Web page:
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I am trying to learn c++ and am following this online book and although mostly good, sometimes I feel things aren't explained that well.

On page 163, when talking about linked lists, he shows this code:

p_enemies = EnemySpaceShip* addNewEnemyToList( p_enemies );

It isn't completely filled in with context, but I believe p_enemies would be a declared pointer, and addNewenemyToList would be a defined function. What I am wondering is how the expression would work, and is this proper code. It doesn't make sense to me because it looks like a method declaration, having the return type right there, but it is there after an assignment. What is this?

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The only way this could work is if EnemySpaceShip is an object, in which case it would be multiplied by the result of the function call. Are you sure there were no braces that casted the result of the function? – chris Oct 30 '12 at 5:28
@MikeTrusov, Seems to be this one: – chris Oct 30 '12 at 5:31
Ok, looking a bit before that in the book, casting would be useless. I believe it's supposed to be: p_enemies = addNewEnemyToList( p_enemies ); – chris Oct 30 '12 at 5:36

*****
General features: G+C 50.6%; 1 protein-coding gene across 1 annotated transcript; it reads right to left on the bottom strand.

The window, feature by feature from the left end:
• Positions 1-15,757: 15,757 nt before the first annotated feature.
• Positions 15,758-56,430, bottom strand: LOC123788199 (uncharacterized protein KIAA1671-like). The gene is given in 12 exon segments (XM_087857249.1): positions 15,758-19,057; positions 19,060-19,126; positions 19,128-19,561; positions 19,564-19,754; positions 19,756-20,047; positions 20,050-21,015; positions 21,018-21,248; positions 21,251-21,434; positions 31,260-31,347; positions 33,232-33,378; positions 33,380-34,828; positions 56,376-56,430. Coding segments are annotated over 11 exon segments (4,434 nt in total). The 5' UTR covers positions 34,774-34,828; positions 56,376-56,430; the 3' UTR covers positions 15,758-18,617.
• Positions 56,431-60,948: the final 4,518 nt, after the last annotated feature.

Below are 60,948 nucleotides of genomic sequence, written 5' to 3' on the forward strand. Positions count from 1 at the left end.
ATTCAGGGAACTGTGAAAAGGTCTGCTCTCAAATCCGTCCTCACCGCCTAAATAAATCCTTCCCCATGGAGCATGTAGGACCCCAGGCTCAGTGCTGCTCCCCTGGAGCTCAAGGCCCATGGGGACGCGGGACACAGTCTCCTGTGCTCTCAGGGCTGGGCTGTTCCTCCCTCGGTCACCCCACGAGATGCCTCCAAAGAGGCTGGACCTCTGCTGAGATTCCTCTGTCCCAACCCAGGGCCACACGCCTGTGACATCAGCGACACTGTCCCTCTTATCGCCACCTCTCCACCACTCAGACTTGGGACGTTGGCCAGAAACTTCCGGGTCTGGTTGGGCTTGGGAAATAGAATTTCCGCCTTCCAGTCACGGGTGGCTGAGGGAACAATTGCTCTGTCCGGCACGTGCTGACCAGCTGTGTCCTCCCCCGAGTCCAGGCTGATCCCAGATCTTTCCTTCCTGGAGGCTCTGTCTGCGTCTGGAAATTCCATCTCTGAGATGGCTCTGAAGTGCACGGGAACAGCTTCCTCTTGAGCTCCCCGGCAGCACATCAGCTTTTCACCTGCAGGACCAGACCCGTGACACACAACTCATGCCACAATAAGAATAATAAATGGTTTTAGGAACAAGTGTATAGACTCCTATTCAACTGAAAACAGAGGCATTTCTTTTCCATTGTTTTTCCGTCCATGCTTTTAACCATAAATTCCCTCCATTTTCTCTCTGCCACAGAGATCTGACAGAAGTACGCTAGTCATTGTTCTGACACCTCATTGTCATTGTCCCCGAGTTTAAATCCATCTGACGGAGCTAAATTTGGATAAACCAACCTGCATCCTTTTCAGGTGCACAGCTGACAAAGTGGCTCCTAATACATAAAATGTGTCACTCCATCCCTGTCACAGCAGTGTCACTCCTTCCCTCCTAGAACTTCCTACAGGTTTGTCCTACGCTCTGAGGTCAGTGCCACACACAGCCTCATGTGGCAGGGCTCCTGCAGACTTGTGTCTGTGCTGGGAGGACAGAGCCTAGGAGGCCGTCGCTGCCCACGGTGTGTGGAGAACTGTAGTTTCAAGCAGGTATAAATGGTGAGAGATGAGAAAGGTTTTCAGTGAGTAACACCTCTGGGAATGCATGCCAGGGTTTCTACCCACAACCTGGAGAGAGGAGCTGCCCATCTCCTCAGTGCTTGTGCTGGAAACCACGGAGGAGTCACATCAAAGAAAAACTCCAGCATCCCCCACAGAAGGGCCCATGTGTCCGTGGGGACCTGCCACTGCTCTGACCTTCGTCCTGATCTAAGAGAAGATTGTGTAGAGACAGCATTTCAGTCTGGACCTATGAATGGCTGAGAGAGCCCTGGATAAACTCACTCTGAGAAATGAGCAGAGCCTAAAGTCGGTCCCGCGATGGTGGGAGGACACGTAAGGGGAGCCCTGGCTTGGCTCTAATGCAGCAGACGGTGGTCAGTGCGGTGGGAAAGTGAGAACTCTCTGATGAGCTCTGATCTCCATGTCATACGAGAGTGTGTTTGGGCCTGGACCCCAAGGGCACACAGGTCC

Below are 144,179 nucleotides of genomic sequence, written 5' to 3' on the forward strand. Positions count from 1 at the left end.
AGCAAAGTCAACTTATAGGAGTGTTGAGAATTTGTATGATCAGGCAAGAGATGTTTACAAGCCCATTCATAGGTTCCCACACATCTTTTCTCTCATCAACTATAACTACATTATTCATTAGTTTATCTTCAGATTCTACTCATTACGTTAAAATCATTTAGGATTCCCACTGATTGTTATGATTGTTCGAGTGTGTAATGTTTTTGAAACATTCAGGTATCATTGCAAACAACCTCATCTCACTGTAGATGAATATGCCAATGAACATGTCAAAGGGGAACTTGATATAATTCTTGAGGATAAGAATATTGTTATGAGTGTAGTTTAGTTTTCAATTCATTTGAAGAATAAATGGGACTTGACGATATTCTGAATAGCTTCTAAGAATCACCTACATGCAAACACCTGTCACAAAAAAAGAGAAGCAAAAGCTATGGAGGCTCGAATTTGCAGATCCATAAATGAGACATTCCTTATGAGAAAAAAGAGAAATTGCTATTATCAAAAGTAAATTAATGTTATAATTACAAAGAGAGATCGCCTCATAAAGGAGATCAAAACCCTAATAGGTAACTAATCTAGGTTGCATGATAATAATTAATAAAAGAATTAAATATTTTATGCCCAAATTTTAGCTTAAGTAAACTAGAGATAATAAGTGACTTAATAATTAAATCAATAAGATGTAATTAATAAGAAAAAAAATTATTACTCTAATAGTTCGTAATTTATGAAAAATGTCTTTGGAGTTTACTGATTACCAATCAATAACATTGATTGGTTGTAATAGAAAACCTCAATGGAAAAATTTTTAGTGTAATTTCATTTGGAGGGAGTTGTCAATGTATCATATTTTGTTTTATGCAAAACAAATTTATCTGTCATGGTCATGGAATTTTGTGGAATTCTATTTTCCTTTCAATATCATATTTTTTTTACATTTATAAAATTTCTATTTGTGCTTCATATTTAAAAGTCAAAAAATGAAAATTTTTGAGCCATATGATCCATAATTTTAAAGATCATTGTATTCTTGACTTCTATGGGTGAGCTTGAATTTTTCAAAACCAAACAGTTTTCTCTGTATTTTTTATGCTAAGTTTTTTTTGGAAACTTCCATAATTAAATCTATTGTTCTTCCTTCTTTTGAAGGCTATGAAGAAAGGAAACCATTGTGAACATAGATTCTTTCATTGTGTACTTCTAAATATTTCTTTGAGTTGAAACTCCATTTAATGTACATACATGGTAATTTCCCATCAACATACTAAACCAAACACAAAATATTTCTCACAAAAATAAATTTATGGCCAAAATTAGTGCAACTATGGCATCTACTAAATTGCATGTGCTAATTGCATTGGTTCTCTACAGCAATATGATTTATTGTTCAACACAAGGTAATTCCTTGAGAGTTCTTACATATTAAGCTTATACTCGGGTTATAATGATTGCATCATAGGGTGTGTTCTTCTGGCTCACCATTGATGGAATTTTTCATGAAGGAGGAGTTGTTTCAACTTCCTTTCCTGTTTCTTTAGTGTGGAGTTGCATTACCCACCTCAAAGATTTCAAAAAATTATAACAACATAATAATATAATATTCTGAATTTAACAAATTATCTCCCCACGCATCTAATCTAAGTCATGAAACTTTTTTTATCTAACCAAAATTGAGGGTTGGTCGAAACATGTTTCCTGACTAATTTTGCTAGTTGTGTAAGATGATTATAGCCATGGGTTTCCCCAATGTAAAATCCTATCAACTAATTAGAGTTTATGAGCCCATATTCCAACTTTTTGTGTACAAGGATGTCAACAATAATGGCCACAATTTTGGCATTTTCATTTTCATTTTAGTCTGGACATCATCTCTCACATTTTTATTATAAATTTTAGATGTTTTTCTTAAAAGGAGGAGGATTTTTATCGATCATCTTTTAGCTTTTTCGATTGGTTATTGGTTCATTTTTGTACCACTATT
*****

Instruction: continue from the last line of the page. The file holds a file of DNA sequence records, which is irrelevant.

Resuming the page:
Looks like an error in the book to me. I think it should be p_enemies = addNewEnemyToList( p_enemies ); – Vaughn Cato Oct 30 '12 at 5:36
For what it's worth, we do have a good book list. I can't personally give an opinion on that one. – chris Oct 30 '12 at 5:37
up vote 1 down vote accepted

That code snippet does not make sense.

This is the only way I could see this snippet as valid:

p_enemies = (EnemySpaceShip*) addNewEnemyToList(p_enemies);

Result: If p_enemies is a pointer of the type EnemySpaceShip, this will assign the return value of the "addNewEnemyToList"-function to p_enemies after converting the returned value to a EnemySpaceShip pointer. If not, the line will fail.

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